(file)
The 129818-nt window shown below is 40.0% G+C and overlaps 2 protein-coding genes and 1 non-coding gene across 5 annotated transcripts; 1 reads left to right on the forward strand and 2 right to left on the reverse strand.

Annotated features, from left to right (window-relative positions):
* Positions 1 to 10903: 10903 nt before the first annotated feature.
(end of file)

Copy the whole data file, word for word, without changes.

The 129818-nt window shown below is 40.0% G+C and overlaps 2 protein-coding genes and 1 non-coding gene across 5 annotated transcripts; 1 reads left to right on the forward strand and 2 right to left on the reverse strand.

Annotated features, from left to right (window-relative positions):
* Positions 1 to 10903: 10903 nt before the first annotated feature.